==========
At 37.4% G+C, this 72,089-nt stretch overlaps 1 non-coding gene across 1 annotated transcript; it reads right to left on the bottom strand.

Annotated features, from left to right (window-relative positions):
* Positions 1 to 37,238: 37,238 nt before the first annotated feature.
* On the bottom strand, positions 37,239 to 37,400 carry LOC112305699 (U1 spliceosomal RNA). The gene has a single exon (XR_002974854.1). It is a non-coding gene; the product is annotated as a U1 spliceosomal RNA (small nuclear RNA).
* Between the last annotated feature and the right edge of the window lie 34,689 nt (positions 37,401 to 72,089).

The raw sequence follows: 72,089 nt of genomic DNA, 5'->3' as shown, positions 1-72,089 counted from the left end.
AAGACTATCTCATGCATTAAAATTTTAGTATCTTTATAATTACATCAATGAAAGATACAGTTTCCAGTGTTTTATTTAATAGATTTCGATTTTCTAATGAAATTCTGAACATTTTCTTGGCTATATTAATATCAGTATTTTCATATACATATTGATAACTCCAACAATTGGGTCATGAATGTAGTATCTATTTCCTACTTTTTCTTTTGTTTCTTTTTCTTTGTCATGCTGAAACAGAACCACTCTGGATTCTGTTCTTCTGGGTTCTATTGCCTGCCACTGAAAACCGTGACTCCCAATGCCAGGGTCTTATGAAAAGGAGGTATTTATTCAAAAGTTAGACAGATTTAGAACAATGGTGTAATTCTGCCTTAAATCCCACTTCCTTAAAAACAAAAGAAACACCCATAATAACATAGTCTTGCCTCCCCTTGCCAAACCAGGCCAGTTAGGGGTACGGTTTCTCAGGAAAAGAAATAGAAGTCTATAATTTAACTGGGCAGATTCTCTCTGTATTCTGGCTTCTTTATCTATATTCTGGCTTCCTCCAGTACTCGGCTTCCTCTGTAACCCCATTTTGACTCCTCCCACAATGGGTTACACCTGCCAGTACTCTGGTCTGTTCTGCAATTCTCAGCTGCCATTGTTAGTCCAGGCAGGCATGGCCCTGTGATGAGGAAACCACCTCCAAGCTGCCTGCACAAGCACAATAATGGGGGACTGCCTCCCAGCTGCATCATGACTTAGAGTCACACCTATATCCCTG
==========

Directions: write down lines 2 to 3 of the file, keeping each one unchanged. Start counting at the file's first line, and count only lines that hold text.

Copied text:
Annotated features, from left to right (window-relative positions):
* Positions 1 to 37,238: 37,238 nt before the first annotated feature.